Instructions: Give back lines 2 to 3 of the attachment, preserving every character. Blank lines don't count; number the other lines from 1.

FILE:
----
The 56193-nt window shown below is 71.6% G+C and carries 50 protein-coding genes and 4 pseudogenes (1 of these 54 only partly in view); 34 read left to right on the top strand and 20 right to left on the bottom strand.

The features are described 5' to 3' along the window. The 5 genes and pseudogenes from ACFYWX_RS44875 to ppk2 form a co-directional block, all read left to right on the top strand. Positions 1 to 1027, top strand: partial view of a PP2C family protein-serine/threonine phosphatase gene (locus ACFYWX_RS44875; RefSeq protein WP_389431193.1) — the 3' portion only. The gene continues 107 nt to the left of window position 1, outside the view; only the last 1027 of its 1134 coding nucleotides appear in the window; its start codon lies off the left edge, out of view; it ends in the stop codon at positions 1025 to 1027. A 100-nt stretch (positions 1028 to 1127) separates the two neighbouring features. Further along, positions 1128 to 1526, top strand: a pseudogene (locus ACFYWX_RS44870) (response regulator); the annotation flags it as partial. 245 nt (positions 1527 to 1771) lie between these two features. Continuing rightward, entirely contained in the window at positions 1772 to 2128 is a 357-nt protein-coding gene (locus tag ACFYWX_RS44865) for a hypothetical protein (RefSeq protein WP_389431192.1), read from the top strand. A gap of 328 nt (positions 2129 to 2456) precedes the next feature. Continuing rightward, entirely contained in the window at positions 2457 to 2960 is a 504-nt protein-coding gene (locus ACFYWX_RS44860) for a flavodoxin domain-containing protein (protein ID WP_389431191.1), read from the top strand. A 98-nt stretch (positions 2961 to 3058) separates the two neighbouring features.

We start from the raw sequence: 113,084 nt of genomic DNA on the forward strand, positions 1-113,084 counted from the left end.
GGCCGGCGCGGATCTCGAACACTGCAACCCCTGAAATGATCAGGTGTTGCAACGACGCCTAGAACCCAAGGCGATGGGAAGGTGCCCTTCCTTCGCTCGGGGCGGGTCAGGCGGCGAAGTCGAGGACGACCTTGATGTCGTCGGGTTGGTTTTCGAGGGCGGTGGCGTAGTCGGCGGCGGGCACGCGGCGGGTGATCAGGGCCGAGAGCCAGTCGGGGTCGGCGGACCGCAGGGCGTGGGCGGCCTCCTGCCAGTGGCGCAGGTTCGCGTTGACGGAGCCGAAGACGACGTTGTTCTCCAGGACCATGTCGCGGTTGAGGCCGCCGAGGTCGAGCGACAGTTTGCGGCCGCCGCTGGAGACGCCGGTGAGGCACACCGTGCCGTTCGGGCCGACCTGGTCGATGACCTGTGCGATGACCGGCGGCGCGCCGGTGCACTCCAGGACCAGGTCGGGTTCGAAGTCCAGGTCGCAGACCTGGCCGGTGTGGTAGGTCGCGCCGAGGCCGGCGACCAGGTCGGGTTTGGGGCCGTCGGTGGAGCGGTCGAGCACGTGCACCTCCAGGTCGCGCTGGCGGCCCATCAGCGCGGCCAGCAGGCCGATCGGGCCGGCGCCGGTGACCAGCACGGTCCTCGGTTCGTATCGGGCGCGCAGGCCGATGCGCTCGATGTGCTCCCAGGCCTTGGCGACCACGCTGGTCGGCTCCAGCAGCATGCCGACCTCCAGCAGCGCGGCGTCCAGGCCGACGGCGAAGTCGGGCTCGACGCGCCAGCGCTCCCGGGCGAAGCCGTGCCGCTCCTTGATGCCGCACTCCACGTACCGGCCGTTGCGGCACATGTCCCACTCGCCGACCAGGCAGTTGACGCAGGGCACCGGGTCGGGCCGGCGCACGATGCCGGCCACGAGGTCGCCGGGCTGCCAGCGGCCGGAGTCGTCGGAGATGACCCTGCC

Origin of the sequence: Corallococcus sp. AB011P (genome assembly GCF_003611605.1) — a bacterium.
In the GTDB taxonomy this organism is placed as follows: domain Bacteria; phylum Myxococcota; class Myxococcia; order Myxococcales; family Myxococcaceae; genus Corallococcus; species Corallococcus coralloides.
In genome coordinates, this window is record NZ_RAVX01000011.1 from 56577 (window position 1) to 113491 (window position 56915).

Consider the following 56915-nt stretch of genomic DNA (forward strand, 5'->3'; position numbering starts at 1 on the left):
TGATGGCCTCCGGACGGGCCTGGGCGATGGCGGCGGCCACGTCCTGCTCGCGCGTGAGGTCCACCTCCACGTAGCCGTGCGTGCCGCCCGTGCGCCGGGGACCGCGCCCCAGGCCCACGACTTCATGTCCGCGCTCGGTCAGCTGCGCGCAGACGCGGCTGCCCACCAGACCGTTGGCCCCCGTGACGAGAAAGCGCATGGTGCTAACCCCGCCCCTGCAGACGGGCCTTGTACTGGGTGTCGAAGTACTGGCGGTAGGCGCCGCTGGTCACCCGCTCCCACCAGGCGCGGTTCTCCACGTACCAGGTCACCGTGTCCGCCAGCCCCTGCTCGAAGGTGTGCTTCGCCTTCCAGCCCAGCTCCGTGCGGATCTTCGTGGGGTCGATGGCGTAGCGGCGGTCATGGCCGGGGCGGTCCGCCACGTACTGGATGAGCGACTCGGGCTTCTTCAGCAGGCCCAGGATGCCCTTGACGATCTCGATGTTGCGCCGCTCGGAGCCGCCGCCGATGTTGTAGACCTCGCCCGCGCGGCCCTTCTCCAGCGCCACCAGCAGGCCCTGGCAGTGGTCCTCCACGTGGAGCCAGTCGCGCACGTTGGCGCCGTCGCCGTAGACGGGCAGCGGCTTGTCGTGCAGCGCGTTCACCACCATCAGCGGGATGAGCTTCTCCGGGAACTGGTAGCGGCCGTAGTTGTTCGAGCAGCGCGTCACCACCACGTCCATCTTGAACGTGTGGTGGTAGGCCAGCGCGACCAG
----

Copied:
The features are described 5' to 3' along the window. The 5 genes and pseudogenes from ACFYWX_RS44875 to ppk2 form a co-directional block, all read left to right on the top strand. Positions 1 to 1027, top strand: partial view of a PP2C family protein-serine/threonine phosphatase gene (locus ACFYWX_RS44875; RefSeq protein WP_389431193.1) — the 3' portion only. The gene continues 107 nt to the left of window position 1, outside the view; only the last 1027 of its 1134 coding nucleotides appear in the window; its start codon lies off the left edge, out of view; it ends in the stop codon at positions 1025 to 1027. A 100-nt stretch (positions 1028 to 1127) separates the two neighbouring features. Further along, positions 1128 to 1526, top strand: a pseudogene (locus ACFYWX_RS44870) (response regulator); the annotation flags it as partial. 245 nt (positions 1527 to 1771) lie between these two features. Continuing rightward, entirely contained in the window at positions 1772 to 2128 is a 357-nt protein-coding gene (locus tag ACFYWX_RS44865) for a hypothetical protein (RefSeq protein WP_389431192.1), read from the top strand. A gap of 328 nt (positions 2129 to 2456) precedes the next feature. Continuing rightward, entirely contained in the window at positions 2457 to 2960 is a 504-nt protein-coding gene (locus ACFYWX_RS44860) for a flavodoxin domain-containing protein (protein ID WP_389431191.1), read from the top strand. A 98-nt stretch (positions 2961 to 3058) separates the two neighbouring features.

We start from the raw sequence: 113,084 nt of genomic DNA on the forward strand, positions 1-113,084 counted from the left end.